The most iconic Cleveland, Ohio landmark buildings have been a source of pride for local residents for more than a century. Many of these structures played pivotal roles in the development and success of Cleveland’s economy and continue to serve as beacons of industry and culture.
From opulent Neoclassical banks to historic printing facilities, these are the most striking, recognizable and iconic buildings in Cleveland, Ohio.
1. The Arcade
Anyone wishing to experience the grandeur and beauty of Cleveland at the turn of the twentieth century needs only to step into the Old Arcade on Euclid Avenue. Constructed in 1890, the Arcade has the honor of being recognized as America’s first indoor shopping center, as well as Cleveland’s first building listed on the National Register of Historic Places.
The Arcade received financing from John D. Rockefeller and other business tycoons, and was partially inspired by Milan’s Galleria Vittorio Emanuele. This five-story glass atrium with ornate metal decorative work has earned the nickname “Cleveland’s Crystal Palace” and is a shining symbol of the city’s early economic success.
Modern visitors to the Arcade can shop for designer clothing and jewelry, indulge in pampering spa treatments, or enjoy dinner and drinks at the Hyatt Regency’s 1890 Restaurant & Lounge.
2. Rockefeller Building
It’s no secret that John D. Rockefeller was instrumental in building Cleveland into a powerhouse of industry and manufacturing. Many structures throughout the city bear his name, but the Rockefeller Building in downtown Cleveland is one of the most iconic.
This historic high-rise was constructed between 1903 and 1905, and rises 17 stories above the streets of the Warehouse District. The name “Rockefeller” has been prominently displayed on the side of the building since 1905, except for a brief period between 1921 and 1923 when it was renamed the “Kirby Building.”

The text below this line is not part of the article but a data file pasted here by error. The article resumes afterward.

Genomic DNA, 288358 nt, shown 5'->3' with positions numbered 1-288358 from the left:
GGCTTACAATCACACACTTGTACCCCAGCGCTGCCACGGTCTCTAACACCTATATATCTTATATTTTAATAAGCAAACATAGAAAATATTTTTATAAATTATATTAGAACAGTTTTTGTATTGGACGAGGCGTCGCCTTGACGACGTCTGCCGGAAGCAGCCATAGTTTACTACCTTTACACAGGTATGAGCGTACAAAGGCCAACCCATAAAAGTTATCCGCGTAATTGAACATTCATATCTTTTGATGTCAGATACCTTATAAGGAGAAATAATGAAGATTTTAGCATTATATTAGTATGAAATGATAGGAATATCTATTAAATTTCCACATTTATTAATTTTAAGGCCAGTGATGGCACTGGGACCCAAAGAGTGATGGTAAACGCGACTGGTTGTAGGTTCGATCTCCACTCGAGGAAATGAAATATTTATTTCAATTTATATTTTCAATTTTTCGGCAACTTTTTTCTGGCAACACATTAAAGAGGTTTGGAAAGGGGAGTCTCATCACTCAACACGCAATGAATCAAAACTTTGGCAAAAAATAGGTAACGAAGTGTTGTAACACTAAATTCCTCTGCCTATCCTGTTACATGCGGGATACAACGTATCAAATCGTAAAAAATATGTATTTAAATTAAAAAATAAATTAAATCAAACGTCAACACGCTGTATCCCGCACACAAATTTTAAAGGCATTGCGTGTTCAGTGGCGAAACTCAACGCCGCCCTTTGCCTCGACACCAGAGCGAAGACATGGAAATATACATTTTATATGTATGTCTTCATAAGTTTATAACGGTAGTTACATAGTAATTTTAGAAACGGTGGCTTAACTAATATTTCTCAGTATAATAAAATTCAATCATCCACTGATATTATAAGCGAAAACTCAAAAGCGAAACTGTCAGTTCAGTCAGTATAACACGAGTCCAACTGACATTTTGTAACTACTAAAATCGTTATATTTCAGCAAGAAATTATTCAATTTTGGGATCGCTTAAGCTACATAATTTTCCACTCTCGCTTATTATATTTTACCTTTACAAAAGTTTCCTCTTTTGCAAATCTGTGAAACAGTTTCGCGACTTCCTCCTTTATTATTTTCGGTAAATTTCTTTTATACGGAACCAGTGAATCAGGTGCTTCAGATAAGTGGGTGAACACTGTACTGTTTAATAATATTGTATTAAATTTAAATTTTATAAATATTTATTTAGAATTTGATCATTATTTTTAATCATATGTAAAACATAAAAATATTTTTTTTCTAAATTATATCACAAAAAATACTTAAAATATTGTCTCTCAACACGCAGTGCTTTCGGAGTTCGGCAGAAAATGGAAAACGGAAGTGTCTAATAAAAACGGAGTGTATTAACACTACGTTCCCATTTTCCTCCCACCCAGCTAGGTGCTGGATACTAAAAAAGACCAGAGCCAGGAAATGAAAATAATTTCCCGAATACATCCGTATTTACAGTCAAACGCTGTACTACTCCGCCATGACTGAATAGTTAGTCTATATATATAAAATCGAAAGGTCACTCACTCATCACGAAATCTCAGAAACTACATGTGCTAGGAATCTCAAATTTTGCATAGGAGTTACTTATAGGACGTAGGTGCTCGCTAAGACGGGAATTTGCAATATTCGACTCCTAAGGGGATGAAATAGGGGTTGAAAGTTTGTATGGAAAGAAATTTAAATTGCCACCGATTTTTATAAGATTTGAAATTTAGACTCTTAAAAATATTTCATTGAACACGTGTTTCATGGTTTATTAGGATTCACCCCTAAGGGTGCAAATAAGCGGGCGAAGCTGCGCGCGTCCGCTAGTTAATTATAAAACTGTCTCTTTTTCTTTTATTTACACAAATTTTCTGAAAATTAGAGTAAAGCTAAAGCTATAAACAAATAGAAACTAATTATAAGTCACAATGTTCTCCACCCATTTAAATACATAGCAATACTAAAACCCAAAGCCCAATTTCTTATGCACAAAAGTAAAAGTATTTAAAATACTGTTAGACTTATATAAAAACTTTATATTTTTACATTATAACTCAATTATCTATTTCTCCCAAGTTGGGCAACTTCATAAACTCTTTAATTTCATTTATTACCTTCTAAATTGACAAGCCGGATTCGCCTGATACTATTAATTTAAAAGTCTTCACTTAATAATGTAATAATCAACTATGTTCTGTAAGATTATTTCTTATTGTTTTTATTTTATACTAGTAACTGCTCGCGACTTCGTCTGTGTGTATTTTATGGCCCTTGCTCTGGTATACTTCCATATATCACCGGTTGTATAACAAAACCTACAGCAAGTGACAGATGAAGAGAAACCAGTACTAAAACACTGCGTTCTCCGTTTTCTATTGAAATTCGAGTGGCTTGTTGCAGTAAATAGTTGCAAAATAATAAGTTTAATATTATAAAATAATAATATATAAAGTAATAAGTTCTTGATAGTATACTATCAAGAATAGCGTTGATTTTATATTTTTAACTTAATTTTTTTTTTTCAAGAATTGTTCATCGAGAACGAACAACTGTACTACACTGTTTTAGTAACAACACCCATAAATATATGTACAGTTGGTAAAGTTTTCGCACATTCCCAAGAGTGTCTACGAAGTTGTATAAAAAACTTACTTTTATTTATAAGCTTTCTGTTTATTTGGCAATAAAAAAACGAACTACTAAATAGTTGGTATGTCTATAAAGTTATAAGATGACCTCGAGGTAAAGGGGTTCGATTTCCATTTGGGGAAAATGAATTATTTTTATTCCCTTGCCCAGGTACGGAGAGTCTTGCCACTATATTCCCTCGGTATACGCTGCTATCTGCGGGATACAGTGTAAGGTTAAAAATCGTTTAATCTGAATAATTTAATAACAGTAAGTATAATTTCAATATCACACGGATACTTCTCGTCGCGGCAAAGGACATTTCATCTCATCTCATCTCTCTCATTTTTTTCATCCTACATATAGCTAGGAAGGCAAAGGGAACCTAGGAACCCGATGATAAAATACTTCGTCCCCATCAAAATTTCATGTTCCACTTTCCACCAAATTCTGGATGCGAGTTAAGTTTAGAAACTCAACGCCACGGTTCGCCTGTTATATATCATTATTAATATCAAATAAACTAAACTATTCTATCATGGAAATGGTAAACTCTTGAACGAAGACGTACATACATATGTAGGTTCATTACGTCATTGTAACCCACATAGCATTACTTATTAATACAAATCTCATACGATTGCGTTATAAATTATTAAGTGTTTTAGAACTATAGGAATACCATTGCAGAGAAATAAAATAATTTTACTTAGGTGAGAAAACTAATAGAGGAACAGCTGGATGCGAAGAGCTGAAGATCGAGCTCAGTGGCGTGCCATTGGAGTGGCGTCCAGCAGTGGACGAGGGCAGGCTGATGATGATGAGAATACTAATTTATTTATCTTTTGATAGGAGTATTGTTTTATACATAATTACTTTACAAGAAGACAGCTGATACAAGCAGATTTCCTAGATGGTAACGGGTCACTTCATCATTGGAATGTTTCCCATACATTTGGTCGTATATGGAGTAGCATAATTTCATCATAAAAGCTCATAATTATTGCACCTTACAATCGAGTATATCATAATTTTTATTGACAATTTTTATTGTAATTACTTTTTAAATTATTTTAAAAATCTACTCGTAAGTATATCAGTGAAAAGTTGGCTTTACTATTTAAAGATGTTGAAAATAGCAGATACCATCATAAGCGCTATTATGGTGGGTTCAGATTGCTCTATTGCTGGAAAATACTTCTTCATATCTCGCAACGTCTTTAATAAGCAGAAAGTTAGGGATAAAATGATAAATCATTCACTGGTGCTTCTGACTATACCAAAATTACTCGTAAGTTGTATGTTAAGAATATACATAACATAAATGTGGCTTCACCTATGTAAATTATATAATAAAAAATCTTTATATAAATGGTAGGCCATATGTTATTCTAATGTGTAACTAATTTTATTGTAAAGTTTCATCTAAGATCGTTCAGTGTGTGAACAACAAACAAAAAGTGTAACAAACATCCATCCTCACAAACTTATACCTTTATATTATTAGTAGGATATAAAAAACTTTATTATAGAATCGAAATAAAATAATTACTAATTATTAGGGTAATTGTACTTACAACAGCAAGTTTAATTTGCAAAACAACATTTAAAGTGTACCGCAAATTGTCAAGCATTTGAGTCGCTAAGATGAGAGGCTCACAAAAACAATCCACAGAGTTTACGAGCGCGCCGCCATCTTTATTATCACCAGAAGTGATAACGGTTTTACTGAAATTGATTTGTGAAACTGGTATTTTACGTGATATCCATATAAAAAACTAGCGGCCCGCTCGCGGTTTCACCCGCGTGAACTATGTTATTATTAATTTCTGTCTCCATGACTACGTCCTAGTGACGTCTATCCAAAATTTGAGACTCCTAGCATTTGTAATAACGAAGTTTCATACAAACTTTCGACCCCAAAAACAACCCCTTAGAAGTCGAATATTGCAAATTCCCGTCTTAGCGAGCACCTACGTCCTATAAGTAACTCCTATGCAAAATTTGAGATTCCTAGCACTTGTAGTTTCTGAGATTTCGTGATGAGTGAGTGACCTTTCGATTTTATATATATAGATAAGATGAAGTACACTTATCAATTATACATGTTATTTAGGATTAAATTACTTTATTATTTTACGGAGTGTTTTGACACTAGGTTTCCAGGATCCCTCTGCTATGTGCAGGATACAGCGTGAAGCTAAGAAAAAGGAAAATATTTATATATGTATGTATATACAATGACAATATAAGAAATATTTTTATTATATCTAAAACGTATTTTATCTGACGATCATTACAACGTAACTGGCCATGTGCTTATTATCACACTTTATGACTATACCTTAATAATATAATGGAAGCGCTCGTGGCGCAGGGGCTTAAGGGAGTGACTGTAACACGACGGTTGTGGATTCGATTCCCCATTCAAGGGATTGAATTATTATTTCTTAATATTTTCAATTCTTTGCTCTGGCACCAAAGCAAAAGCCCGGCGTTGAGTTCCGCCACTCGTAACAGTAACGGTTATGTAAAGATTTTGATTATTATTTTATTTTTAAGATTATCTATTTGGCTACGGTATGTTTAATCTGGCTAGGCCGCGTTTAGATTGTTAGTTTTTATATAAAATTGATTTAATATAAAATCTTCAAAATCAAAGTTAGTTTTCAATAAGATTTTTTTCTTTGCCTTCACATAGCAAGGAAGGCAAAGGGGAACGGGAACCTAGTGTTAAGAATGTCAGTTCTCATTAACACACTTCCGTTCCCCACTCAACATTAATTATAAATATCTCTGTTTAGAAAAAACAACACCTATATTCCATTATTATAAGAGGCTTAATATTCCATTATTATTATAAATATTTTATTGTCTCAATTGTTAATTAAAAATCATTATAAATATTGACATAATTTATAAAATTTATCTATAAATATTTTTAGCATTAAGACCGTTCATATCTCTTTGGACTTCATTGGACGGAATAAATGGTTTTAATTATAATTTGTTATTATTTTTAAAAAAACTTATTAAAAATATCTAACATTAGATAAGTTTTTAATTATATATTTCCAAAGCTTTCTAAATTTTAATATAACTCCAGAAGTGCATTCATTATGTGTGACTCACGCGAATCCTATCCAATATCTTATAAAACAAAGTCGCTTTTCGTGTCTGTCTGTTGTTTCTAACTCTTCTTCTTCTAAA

The Rockefeller Building now serves as a commercial office space for budding Cleveland businesses. It was added to the National Register of Historic Places in 1973.
Image Source: Doug Kerr from Albany, NY, United States, CC BY-SA 2.0
3. Caxton Building
Constructed in 1903 by six successful Cleveland entrepreneurs, the Caxton Building has served as a hub of innovation for more than 115 years. It was named in honor of William Caxton, the first to introduce the printing press to England.
The Caxton Building was originally constructed as an office space for designers, artists, publishers and architects, and was known for having most modern amenities for its time. Over the years it has housed a number of business tenants, including The World Publishing Company, the printer of Webster’s New World Dictionary.
Today, the Caxton Building continues to serve as a workspace for entrepreneurs, startups and other businesses. It was added to the National Register of Historic Places in 1973, and declared a Cleveland historical landmark in 1976.
4. Cleveland Trust Company Building
Located in downtown Cleveland’s Nine-Twelve District, the Cleveland Trust Company Building is a beautiful mix of Beaux-Arts, Neoclassical and Renaissance Revival architectural styles. It was constructed in 1907 to serve as the headquarters of the Cleveland Trust Company. At the time, it was the third largest bank building in America.
The Cleveland Trust Company Building is easily recognizable for its white granite exterior, Corinthian columns, massive bronze doors and glass-enclosed rotunda—all of which contribute to the building’s air of prestige and opulence. It was added to the National Register of Historic Places in 1973.
Following a merger with KeyBank, the building closed to the public in December 1996. Cuyahoga County purchased the structure in 2005, then resold the building to the Geis Cos. in 2012. Today the Cleveland Trust Company Building houses Heinen’s Fine Foods, as well as a cafe and bar.
Image Source: Mike Van Hulle, CC BY-SA 4.0
5. Playhouse Square
The pride of downtown Cleveland, Playhouse Square is the nation’s second-largest performing arts center, eclipsed only by Lincoln Center New York City. It was constructed over a span of 19 months in the early 1920s, and resulted in the opening of five opulent theaters: Ohio (renamed Mimi Ohio), State (renamed KeyBank State), Hanna, Allen and Palace (renamed Connor Palace).
For more than 40 years, the theaters presented a number of plays, vaudeville shows and silent films, until the rise of television and suburbanization led to their closing. A grassroots effort to save and revive the theaters was launched in the 1970s, and the restoration process lasted throughout the 80s and 90s.
Today, Playhouse Square boasts ten theaters and a number of resident performing companies. The saving of Playhouse Square is regarded as “one of the top ten successes in Cleveland history.”
Image Source: Erik Drost, CC BY 2.0
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